Amazon’s cashierless ‘Go’ convenience store set to open

Online retailer says, after yearlong delay, it finally has trained its in-store algorithms

Nearly a year after it was promised, Inc.’s AMZN cashierless convenience store is slated to open to the public on January 22, 2018

The new Amazon Go store, located in the base of Amazon’s main headquarters in Seattle, uses computer vision and machine-learning algorithms to track shoppers and charge them for what they select, thereby eliminating checkout counters.

Pedestrians walked past an Amazon Go store in Seattle in April 2017. The cashierless convenience store, which had been open only to employees for testing purposes, is scheduled to open to the public on Monday, January 22, 2018, after a yearlong delay

In an interview last week, Dilip Kumar, vice president of technology for Amazon Go and Amazon Books, said testing with employees has trained the technology to work in the store, an experiment that is part of the company’s broader effort to reinvent how consumers shop.

Kumar declined to say whether Amazon will expand the Go concept, although he said the company has developed the technology to scale.

Amazon announced the new Go store with fanfare in December 2016, and said it would open to the public in early 2017. The opening was delayed, however, as the technology proved more difficult to master than expected, with glitches occurring when too many people were in the store or were moving too quickly, The Wall Street Journal reported in March 2017.

Amazon didn’t explain the delay at the time. According to Mr. Kumar, while the store was originally expected to quickly open to the public to gain extra traffic needed for testing, the company decided it had enough employees to teach the system instead.

That training helped Amazon Go’s technology better identify objects and follow the different speeds and patterns of shoppers, tasks Mr. Kumar described as particularly challenging in a crowd.

Some people “move in very unpredictable ways,” Mr. Kumar said. “You’re always bending down, you’re examining items, you’re picking things up.”

Shoppers browse the items at the Amazon Go store in Seattle during its employee-only testing phase. The store uses computer vision and machine-learning algorithms to track shoppers.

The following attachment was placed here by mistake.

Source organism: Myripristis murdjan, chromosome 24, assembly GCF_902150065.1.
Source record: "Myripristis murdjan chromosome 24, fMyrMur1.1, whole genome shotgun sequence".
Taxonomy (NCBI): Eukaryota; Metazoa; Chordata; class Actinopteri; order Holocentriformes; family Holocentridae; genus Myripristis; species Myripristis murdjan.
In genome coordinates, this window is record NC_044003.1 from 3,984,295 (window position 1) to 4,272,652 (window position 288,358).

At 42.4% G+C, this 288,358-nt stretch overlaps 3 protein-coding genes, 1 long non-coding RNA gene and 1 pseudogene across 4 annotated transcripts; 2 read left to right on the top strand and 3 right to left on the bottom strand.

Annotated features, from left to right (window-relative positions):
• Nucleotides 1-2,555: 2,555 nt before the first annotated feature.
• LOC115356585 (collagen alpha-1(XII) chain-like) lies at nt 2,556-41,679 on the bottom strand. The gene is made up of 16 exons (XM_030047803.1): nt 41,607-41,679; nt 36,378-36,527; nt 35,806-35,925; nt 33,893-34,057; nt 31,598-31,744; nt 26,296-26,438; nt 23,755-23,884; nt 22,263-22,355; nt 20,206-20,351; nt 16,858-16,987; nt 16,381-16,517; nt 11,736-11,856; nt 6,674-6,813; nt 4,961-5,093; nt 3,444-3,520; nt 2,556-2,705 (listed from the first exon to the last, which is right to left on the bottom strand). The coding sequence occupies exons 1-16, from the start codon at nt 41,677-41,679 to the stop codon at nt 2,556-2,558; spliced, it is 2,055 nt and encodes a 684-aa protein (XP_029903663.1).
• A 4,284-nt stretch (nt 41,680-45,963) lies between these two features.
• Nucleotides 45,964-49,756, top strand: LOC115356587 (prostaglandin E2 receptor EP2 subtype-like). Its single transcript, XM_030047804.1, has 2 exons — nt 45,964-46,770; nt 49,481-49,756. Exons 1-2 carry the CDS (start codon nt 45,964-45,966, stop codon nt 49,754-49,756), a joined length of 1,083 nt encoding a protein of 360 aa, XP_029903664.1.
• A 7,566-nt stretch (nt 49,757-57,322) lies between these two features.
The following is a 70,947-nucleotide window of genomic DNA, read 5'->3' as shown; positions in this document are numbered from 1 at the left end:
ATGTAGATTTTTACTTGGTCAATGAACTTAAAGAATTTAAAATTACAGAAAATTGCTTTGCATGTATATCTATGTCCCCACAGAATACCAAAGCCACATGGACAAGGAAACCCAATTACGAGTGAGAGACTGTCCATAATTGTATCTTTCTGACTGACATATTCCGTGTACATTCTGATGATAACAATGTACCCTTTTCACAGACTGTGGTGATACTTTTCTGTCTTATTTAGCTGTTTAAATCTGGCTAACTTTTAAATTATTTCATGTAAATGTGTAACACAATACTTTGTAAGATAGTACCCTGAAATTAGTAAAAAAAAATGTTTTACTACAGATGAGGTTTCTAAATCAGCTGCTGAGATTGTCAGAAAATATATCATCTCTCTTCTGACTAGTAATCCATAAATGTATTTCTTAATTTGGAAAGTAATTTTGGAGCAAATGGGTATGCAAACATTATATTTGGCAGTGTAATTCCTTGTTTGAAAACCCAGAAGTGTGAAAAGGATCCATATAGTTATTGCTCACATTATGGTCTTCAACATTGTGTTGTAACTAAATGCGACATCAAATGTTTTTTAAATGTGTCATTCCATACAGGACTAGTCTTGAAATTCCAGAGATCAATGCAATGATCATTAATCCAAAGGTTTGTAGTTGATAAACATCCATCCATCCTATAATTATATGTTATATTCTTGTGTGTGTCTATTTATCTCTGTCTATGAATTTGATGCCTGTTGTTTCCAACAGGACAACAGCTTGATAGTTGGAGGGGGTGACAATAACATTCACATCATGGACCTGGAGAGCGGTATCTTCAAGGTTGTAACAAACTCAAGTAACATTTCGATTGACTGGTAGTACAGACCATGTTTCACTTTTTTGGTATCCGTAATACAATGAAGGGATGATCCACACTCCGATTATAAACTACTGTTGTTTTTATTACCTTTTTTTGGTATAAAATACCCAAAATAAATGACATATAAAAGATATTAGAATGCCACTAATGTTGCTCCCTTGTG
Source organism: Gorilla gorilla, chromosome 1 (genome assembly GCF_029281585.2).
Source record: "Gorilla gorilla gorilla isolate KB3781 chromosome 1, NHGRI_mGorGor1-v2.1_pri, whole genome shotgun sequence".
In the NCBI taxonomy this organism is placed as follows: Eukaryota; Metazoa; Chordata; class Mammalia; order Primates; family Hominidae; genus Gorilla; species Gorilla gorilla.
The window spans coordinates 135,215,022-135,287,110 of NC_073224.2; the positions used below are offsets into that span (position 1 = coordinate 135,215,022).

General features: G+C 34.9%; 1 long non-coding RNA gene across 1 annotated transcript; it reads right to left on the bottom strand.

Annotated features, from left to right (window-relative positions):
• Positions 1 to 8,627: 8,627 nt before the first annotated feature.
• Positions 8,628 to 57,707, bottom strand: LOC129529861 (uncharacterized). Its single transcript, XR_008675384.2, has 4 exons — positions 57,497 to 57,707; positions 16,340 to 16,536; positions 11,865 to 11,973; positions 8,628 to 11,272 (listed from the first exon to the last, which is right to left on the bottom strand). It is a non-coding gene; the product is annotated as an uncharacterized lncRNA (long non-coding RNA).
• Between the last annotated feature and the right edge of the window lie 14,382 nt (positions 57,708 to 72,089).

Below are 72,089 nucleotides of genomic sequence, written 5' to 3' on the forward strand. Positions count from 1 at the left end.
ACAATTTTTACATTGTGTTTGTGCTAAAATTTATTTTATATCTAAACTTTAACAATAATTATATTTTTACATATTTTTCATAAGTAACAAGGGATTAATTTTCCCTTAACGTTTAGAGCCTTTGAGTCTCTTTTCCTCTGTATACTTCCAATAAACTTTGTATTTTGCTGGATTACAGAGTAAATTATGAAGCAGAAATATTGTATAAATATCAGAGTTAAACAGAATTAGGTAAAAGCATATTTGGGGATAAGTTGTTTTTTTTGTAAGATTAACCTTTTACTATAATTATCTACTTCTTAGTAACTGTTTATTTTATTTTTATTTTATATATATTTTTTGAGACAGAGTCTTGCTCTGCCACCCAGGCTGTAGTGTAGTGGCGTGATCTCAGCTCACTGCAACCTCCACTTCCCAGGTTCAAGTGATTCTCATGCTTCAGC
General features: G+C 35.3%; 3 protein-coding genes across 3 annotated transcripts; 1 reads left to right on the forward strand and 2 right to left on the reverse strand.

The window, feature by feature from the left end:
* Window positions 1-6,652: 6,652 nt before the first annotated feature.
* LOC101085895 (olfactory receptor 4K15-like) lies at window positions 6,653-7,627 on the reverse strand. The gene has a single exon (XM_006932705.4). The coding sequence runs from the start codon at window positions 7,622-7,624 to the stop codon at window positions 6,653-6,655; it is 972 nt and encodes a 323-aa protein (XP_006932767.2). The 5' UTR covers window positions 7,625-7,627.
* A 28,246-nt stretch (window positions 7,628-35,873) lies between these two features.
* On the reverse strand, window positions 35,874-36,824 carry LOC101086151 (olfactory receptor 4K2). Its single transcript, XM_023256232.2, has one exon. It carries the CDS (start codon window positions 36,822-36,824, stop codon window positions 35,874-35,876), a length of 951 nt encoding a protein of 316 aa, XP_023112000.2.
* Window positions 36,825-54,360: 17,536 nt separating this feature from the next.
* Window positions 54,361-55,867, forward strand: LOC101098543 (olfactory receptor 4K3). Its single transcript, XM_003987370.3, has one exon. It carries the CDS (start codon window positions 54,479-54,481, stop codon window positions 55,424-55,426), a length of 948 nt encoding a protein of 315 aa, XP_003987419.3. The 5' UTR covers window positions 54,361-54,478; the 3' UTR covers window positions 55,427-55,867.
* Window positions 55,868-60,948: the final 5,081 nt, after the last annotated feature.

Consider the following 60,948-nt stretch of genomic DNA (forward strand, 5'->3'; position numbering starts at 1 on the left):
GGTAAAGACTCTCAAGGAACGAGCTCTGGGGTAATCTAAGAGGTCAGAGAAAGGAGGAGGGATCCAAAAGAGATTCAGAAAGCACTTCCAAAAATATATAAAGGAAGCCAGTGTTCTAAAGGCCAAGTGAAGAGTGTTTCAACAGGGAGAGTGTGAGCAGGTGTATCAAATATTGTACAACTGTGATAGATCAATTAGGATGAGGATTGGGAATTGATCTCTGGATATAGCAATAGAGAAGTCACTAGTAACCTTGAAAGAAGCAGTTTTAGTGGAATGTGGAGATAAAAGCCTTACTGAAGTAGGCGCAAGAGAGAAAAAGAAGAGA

The Go experiment shows how Amazon is trying to transform shopping in physical stores after decades of pioneering retail online. Since 2015, the company also has added more than a dozen Amazon Books stores, which encourage customers to pull out their phones to scan covers for prices.

In August, Amazon completed a USD 13.5 billion deal to buy grocery chain Whole Foods, adding 470 brick-and-mortar stores to its portfolio overnight.

Amazon Go’s technology uses cameras throughout the store to track shoppers once they are inside, though it doesn’t use facial recognition, Mr. Kumar said. A customer entering the store scans his or her phone and then becomes represented internally as a 3-D object to the system. Cameras also are pointed at the shelves to determine interactions with goods.

Among the challenges for the technology was telling the difference between similar looking products—say containers of vanilla and regular yogurt. Adding to the complexity, when customers pick up products, they usually cover the distinguishing aspects of the label with their hands.

Some store associates are still needed. For example, customers purchasing alcohol must show identification.

Former Amazon executives say it likely would be difficult to scale the system to track people in a bigger store, and that it could take years to make it work in a larger store footprint. Still, they say it may make sense one day for Amazon to try to implement the technology more widely—either via additional Go stores or even in Whole Foods.

Kumar said there are currently no plans to introduce the technology in Whole Foods. He added, however, that every project should be expandable.

“We have this unwritten rule that whatever it is you’re building, you have to be able to scale it so that it covers significantly amount of more load than what you would normally ever expect,” Mr. Kumar said.